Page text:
Sapling number 17

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Natallie K 3B
Posts: 61
Joined: Wed Sep 30, 2020 9:51 pm

Sapling number 17

Postby Natallie K 3B » Sat Nov 14, 2020 4:09 pm

How can you determine whether a molecule is color or not before learning about the shape? For example, what is the reason that BF3 is non polar and NF3 is polar. Does it have to do with the lone pair? Sapling explains it in terms of molecular shape, but since we have not covered that yet, I was wondering if there is another explanation.

Joseph Hsing 2C
Posts: 85
Joined: Wed Sep 30, 2020 9:42 pm

Re: Sapling number 17

Postby Joseph Hsing 2C » Sat Nov 14, 2020 4:18 pm

Yes, you're right, electron repulsion from the lone pair pushes the other fluorine bonds which contribute to molecular shape which in turn makes an overall molecule polar or nonpolar. Hope this helped.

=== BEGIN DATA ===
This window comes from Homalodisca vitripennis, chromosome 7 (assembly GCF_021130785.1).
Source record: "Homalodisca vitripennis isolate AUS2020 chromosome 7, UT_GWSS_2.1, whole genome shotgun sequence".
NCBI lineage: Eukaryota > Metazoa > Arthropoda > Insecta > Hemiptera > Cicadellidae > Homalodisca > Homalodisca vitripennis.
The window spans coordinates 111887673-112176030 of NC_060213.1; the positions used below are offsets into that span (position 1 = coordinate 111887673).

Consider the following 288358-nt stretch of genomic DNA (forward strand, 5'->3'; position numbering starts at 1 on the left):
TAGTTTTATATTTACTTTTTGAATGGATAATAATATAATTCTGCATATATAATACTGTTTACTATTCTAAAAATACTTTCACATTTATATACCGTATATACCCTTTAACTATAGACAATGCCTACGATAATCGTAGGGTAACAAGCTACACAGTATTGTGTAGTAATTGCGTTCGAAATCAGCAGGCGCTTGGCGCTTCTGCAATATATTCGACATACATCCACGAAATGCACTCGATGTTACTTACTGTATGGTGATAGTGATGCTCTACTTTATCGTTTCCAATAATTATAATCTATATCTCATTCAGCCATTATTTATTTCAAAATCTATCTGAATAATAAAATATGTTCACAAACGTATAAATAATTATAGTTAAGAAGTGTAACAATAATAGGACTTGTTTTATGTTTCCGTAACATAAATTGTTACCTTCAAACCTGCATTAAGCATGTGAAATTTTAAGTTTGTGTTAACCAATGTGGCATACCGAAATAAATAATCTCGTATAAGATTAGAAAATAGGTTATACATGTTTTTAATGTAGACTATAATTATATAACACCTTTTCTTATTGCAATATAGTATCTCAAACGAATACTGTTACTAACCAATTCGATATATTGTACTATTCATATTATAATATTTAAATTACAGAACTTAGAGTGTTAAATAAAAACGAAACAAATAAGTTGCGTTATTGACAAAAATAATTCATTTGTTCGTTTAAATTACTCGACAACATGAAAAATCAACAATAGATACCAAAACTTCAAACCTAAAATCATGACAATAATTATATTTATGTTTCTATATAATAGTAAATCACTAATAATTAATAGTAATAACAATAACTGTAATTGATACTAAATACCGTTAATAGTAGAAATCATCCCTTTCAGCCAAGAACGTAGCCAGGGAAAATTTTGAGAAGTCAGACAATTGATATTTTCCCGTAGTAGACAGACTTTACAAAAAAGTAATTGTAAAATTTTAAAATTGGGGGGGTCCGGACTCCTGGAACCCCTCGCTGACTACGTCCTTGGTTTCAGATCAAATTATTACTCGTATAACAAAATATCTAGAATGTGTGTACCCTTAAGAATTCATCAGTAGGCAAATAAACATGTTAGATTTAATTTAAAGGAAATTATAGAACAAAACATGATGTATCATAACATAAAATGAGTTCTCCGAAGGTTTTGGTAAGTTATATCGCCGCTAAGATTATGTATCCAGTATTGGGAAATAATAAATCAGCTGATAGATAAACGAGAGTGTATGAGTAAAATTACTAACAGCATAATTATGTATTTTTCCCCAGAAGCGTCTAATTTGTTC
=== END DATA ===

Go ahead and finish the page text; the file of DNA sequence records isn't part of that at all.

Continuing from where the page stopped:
Aliya 1H
Posts: 113
Joined: Wed Sep 30, 2020 9:34 pm

Re: Sapling number 17

Postby Aliya 1H » Sat Nov 14, 2020 4:24 pm

Yeah, the lone pair in NF3 makes it so that the fluorines are pushed away and thus changes the molecular shape as well so that it is polar/no longer symmetrical. The BF3 has no lone pairs and has a symmetrical shape/is non-polar.

Janna Shakiba
Posts: 86
Joined: Wed Sep 30, 2020 10:02 pm

Re: Sapling number 17

Postby Janna Shakiba » Sat Nov 14, 2020 4:32 pm

If you would like me to show you my work for Sapling hw problem #17, email me!

Nathan Chu 3H
Posts: 91
Joined: Wed Sep 30, 2020 9:48 pm

Re: Sapling number 17

Postby Nathan Chu 3H » Sat Nov 14, 2020 6:09 pm

For the example you provided, BF3 is non polar because the polarity/dipole of the 3 B-F bonds all cancel out each other. In the NF3 molecule, the lone pair does not allow this to happen and thus the molecule will overall have a charge and be polar.

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